It may work on the A500 with a double clock so 14mhz but I find it very unlikely it'll be stable or it'll actually be of any use. I mean if it was than why doesn't everyone have this mod done or why didn't commodore do it themselves.

It wouldn't be that hard to do though so might be worth a go if just to see what happens.
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Old 03 October 2019, 16:08   #14
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It should be stable if it's synchronised with the motherboard, the main problems are:

- the peripheral clock will also be double speed, messing up things like CIA timing that can affect some games (fixed using a toggle flip-flop to halve its frequency)

- it's mostly pointless because the CPU has to wait for the motherboard RAM to do anything anyway. The 68000 has no cache to use, and the 68010 cache is so small that only very specific code can take advantage of the speed. So your 68000 could be 1GHz, but it still has to access the chip RAM at 7MHz to load an instruction or data and store a result.
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Old 03 October 2019, 21:13   #15
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It should be stable if it's synchronised with the motherboard, the main problems are:

- the peripheral clock will also be double speed, messing up things like CIA timing that can affect some games (fixed using a toggle flip-flop to halve its frequency)
Many years ago (1993?) I was living in the Netherlands and I bought a 16Mhz 68000 board from a local fair. It had this problem. The system clock ran twice as fast!
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Old 03 October 2019, 23:19   #16
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Ok, please bare with me as I am no hardware wizard at all. I went to check and from what I can see the crystal on the A500 is 28.37156MHz (tbh I always thought it was 7.09MHz). So - based on this thread - I understand that the 7.09Mhz is derived from the 28.37156MHz clock (division 4).

So are we saying that if, from this crystal we also derive a separate 14.18MHz for the CPU, and the CPU has some fastRAM available to it, then you would gain an advantage without any incompatibility?
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Old 04 October 2019, 11:03   #17
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Basically, yes, dividing the 28MHz signal by two will give you your 14MHz synchronous CPU clock. You can use the same idea then to divide the peripheral clock from the CPU by two as well, avoiding problems with CIAs etc.

If you're adding some fast RAM though, you'll need a RAM controller. You might as well also add the additional logic needed to make it asynchronous, and then run it at any speed that the CPU can by having a separate crystal. This is how most accelerators work.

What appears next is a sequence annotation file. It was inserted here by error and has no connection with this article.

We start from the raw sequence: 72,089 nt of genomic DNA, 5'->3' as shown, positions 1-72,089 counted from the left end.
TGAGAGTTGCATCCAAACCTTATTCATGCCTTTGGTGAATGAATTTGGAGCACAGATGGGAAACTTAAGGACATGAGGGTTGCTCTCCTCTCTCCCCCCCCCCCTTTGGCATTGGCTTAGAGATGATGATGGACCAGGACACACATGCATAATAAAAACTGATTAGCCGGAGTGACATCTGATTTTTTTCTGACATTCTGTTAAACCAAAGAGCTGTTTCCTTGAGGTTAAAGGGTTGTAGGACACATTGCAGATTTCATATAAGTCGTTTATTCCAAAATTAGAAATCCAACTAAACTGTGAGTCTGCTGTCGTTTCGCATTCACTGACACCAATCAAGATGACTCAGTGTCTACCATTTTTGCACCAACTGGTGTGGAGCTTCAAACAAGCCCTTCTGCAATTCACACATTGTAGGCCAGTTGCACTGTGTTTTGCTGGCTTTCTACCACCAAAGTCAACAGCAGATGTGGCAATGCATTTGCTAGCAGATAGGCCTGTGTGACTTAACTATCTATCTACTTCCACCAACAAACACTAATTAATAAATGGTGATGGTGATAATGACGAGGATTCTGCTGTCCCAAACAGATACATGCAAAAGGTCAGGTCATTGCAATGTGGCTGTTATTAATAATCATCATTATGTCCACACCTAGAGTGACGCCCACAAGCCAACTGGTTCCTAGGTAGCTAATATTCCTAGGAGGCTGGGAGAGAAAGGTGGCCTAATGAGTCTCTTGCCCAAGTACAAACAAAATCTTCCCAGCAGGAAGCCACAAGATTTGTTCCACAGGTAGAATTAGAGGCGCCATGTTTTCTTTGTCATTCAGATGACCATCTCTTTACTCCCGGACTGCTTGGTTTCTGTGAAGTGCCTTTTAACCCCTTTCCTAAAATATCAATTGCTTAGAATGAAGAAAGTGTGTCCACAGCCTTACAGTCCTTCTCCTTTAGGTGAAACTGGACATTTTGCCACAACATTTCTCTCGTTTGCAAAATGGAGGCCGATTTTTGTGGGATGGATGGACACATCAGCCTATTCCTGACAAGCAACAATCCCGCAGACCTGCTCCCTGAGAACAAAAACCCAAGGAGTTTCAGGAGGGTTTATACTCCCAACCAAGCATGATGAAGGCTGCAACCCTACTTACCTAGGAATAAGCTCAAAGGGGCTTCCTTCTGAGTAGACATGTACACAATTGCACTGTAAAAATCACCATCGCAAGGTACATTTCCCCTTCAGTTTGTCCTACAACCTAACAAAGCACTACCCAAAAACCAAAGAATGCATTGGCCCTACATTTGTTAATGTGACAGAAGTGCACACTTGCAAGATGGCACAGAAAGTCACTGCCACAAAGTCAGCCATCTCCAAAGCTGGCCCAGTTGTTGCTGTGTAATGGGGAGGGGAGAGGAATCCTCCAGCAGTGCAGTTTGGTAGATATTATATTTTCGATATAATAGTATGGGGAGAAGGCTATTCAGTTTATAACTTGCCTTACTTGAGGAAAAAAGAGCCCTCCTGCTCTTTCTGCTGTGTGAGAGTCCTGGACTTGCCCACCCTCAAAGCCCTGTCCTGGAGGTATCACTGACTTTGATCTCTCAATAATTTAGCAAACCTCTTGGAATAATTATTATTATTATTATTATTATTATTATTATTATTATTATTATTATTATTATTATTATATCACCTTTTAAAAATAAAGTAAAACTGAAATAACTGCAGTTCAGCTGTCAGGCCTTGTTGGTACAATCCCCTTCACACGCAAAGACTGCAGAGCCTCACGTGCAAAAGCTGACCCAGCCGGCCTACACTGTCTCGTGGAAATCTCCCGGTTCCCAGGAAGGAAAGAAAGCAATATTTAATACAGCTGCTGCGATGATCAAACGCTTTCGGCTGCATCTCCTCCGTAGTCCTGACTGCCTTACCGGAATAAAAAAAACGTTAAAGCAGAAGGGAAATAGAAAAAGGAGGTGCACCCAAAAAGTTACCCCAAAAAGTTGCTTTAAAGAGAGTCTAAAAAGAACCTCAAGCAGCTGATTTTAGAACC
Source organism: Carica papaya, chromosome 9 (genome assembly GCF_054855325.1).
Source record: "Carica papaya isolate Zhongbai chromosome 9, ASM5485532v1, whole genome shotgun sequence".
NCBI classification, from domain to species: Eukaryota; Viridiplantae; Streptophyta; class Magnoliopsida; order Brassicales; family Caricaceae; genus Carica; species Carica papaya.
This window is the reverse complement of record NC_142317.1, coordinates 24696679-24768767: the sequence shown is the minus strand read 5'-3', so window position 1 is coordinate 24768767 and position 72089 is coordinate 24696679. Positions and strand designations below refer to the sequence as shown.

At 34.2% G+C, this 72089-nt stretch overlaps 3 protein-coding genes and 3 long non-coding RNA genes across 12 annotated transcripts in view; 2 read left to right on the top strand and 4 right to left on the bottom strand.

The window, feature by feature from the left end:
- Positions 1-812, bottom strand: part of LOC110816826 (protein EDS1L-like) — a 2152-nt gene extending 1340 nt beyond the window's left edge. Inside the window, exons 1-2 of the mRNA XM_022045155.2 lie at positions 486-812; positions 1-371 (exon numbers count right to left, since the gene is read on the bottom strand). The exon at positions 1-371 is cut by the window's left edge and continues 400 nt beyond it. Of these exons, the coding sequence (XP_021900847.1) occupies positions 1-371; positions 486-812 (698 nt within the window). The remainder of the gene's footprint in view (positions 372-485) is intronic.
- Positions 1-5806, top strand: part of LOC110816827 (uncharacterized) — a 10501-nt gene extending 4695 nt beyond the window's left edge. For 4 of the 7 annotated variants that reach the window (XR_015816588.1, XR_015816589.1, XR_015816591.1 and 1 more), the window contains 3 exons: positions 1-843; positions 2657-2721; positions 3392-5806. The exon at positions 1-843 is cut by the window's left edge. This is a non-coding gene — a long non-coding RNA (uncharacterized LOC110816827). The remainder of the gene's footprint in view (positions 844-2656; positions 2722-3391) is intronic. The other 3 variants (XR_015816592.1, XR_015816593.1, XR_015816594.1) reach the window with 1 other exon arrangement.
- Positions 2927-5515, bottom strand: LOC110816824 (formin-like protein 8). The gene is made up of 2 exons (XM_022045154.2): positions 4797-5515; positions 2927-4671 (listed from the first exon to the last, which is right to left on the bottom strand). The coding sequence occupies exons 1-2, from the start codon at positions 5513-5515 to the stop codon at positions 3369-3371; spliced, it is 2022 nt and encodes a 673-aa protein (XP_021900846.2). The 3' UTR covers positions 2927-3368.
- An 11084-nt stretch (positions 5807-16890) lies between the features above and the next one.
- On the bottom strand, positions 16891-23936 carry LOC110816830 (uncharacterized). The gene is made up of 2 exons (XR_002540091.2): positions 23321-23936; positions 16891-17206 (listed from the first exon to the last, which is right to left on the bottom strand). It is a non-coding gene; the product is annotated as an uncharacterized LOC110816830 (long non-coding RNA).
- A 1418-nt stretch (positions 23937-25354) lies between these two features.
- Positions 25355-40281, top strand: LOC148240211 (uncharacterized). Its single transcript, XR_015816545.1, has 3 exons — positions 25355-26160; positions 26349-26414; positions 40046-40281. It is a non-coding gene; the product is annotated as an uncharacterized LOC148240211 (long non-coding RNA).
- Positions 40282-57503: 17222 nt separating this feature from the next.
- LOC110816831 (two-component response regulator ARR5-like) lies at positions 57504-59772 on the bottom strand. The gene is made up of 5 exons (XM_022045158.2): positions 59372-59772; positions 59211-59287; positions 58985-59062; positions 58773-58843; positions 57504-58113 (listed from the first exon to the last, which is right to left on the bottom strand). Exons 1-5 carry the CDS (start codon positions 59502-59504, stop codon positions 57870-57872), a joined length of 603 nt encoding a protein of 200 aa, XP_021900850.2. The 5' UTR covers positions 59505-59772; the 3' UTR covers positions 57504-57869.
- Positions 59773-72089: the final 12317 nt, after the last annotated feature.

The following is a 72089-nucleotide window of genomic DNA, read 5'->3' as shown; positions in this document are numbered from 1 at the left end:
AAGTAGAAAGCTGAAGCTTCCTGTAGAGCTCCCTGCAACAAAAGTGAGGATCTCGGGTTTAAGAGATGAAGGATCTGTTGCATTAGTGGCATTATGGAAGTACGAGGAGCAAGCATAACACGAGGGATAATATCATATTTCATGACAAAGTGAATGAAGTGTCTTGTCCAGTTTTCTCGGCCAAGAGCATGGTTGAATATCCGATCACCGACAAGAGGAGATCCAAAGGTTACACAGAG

The Amiga uses a ~28MHz crystal to control the video output, and all other clocks are derived from that so that everything on the motherboard runs in sync.
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Old 04 October 2019, 12:29   #18
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Out of interest has anyone tried to overclock the whole machine and use a different crystal to control video sync only?
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Old 06 October 2019, 11:03   #19
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Quote:
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Out of interest has anyone tried to overclock the whole machine and use a different crystal to control video sync only?
Can't do that, because the entire video generation, DMA fetch, audio frequencies, bus arbitration, etc. is ALL in lockstep with NTSC/PAL. At best you'd have some weird "time-warp" Amiga operating on a different plane of existence, and you could build a special video scan converter to bring the framerate back into reality (couldn't do anything about the audio though, really) and things would still be moving too fast.

In physical practice even this wouldn't really work as the Amiga custom chipset was never designed to clock at higher rates and would fail as you bumped up the overclocking, RAM chip latency would break fetches (RAM is built around analog latency limitations), etc.

Regarding just building a small PCB that runs the CPU at a multiple of the system bus frequency, this was actually a very common practice back in the day for inexpensive accelerator cards -- e.g. ICD AdSpeed, SupraTurbo, lots of no-name 68020 accelerators, etc. It dramatically simplifies bus arbitration letting you use very simple glue logic, with the added benefit of preserving maximum bus speeds. Some bits of software that were very sensitive to chipram bus latency don't work properly on many expensive asynchronous cards, but work fine on cheap synchronous ones because the bus signals always line up orthagonally.
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Old 07 October 2019, 20:44   #20
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Can't do that, because the entire video generation, DMA fetch, audio frequencies, bus arbitration, etc. is ALL in lockstep with NTSC/PAL. At best you'd have some weird "time-warp" Amiga operating on a different plane of existence, and you could build a special video scan converter to bring the framerate back into reality (couldn't do anything about the audio though, really) and things would still be moving too fast.

In physical practice even this wouldn't really work as the Amiga custom chipset was never designed to clock at higher rates and would fail as you bumped up the overclocking, RAM chip latency would break fetches (RAM is built around analog latency limitations), etc.
You can do that and it was made already on Amiga for Macintosh emulator to deal with variable speed FDD, almost each genlock do this on regular basis. If you re-clock Amiga then all timing will follow external clock - this has pros and cons (inability to read floppies after passing DPLL lock-in and track thresholds) another limitations will be related to DRAM cycle and of course overall IC's OC capabilities. I've made some experiments many years ago (by replacing main generator) and Amiga was easily accepting over 30MHz clock source.